Not that I leapt out of bed one day and decided I'd process those issues by writing a novel or creating a whole fantasy world. Oh no. That's not how it works. It seems to me that writing fiction from this approach means you end up working through all your issues—especially the ones you don't really want to work through.
I can see it there, because a lot of Maali's life mirrors my own, at least in terms of timeline. It's like a literal version of what I experienced growing up. This has meant that as I do all that free-writing, a lot of it requires digging deep holes into parts of my emotional world I haven't wanted to explore at all. I'd rather leave all of those skeletons nicely buried, thank you very much.
Right now, I've gone back to the book and I've worked through the exercises up to chapter six of Story Genius. I've written and re-written sections of Maali's worldview and backstory. I write up what I think's going on, then I have to go back and start again. Each time, I get clearer on what happened to the characters and the story and how it should evolve.
Again, Cron is clear all the way through the book that this is what to expect. You write and re-write and don't worry about the prose, because the point isn't to write something anybody else needs to see, but to write to figure out what's going on. Why does this matter? What benefit will it bring to the person who reads it? What journey are they going on, as they read?
Now, as I worked through this, I nearly fell for another of those big expensive "Write your novel!" courses. I am such a sucker for these things. I've been doing it for years. It occurred to me that it might be helpful if I wrote up more reviews of all of the many courses I've done in a kind of an "I've tried this so you don't have to!" style. I'm not sure if that would be useful in any way.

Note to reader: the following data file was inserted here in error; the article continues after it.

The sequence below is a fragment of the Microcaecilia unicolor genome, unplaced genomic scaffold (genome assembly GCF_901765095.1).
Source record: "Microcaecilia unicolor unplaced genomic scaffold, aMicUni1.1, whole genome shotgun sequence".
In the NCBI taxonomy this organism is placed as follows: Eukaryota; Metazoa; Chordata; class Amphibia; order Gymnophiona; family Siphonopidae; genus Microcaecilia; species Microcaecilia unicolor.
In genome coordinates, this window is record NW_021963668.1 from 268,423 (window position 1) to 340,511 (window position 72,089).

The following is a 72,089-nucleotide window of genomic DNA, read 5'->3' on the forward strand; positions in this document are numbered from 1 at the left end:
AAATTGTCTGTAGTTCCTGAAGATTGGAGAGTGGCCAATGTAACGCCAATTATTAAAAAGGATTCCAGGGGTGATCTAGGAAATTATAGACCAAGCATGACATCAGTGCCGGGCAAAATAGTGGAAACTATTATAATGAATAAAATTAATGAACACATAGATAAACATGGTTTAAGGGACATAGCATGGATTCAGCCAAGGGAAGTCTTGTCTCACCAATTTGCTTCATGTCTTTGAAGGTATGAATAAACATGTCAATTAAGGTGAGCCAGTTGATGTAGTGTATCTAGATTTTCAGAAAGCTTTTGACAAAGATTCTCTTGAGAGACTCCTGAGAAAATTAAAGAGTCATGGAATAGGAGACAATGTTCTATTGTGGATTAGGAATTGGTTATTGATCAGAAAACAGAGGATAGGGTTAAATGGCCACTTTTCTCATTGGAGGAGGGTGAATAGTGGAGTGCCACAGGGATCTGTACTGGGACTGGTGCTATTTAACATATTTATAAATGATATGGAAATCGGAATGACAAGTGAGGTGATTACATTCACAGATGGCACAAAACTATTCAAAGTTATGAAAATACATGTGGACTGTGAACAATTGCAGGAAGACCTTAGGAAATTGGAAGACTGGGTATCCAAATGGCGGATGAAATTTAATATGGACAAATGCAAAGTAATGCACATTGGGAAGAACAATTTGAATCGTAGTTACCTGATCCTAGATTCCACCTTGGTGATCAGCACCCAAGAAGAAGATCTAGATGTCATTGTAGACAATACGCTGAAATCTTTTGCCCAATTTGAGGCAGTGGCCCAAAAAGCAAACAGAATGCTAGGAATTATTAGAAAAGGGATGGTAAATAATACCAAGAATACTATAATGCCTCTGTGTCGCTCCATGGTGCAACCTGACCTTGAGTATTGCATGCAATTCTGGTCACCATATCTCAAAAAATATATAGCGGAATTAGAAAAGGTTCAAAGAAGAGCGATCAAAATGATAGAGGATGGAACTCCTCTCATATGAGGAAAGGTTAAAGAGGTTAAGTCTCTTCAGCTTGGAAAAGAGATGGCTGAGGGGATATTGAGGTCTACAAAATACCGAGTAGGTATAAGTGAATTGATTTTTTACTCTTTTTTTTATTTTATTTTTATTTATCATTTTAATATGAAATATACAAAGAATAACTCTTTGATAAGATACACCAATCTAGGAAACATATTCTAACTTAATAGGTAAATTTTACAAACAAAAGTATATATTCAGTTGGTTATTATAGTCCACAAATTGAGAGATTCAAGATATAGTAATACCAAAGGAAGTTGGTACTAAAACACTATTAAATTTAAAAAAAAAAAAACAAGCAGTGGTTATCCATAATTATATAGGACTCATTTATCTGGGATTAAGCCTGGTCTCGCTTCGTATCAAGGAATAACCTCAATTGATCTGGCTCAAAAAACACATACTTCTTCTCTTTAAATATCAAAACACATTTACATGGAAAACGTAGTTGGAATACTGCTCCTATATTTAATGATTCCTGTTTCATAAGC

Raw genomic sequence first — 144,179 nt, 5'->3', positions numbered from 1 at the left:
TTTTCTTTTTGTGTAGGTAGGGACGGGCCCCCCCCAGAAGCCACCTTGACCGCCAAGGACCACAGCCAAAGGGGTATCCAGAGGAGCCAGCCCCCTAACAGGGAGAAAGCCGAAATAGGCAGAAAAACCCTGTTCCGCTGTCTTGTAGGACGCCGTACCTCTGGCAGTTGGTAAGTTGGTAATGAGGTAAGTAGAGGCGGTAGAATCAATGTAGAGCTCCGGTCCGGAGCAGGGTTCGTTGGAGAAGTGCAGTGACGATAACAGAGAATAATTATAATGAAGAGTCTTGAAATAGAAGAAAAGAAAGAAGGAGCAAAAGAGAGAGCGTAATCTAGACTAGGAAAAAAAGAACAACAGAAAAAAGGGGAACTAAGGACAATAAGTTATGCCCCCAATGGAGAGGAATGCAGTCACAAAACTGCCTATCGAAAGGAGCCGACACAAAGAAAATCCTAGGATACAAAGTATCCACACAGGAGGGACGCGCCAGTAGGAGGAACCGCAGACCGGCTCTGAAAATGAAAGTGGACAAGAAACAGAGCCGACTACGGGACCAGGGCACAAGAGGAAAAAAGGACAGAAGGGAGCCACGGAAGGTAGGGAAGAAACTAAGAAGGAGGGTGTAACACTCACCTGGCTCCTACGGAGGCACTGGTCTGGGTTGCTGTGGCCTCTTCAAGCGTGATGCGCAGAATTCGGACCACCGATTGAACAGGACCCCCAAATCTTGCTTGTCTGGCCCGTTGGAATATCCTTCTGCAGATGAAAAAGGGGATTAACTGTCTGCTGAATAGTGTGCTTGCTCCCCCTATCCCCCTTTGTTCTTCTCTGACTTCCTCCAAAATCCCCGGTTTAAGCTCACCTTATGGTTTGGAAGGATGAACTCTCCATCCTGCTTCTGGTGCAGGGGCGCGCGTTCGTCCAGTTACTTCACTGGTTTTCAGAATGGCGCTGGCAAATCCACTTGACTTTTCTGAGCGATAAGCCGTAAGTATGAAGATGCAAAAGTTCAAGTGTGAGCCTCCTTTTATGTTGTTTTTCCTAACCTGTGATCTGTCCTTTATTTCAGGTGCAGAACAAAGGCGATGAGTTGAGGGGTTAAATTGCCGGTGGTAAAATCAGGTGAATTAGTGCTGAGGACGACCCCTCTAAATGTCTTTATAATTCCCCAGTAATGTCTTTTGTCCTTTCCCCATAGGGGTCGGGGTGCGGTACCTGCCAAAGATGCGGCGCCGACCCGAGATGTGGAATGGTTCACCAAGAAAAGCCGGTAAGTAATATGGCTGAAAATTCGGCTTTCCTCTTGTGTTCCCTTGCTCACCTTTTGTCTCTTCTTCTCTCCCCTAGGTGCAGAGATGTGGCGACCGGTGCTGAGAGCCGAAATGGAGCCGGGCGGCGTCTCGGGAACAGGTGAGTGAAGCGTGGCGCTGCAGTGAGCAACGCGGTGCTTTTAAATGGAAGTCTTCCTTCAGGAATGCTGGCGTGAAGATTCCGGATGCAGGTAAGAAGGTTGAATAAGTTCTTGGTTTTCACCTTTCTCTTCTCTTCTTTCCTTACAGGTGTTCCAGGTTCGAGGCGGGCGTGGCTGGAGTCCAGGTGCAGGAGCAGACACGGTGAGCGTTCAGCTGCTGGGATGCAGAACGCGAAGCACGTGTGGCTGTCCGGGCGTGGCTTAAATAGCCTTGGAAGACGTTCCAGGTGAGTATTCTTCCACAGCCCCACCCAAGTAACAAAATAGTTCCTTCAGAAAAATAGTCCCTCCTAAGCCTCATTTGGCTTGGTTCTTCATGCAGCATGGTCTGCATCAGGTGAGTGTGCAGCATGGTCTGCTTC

Everyone is selling "This is how to become an author!" courses and books these days. One of my favourite YouTubers, Swell Entertainment, does this kind of thing for products and conventions. The market for "Become an author" courses and books must be vast (I will look up the numbers, because that'd be interesting to see), but it's difficult to resist them and it's often hard to find decent information beyond testimonials on the courses and books themselves.
Also because the most annoying thing happened this week. I realised as I was doing the free-writing that this was digging into my own emotional trauma. I thought I recalled a book that's actually about doing that thing. I remembered the title as something like, "The Book You Want To Read Is The Book You Need To Write". What an awesome concept, I thought! As authors, here we are spilling our psychological blood on the page, so of course it'd be great to have a book all about navigating that difficult terrain.
So off I went to try to find the sample I'd downloaded months and months ago. And... it's not that. It's not a guide to bleeding onto the page. The title is actually "The Book You Need To Read To Write The Book You Want". And it's just a generic book about writing. Sure, it has some of the unique tone of the authors involved, but it's got all the regular things about character and dialogue and structure.
As far as I know, there isn't a book out there about bleeding onto the page. It's just a meme. You do the bleeding by yourself and there isn't a guidebook for it.
Anyway, this is it for this week. I'm going to go and do the next chapter of Story Genius and see what I come up with, then think about whether I want to effectively confess to spending thousands of pounds on generic writing courses.
* Lisa Cron has just released another book, Story or Die, which I haven't read yet but seems to be an application of the neurological theory of story to business and other forms of non-fiction writing.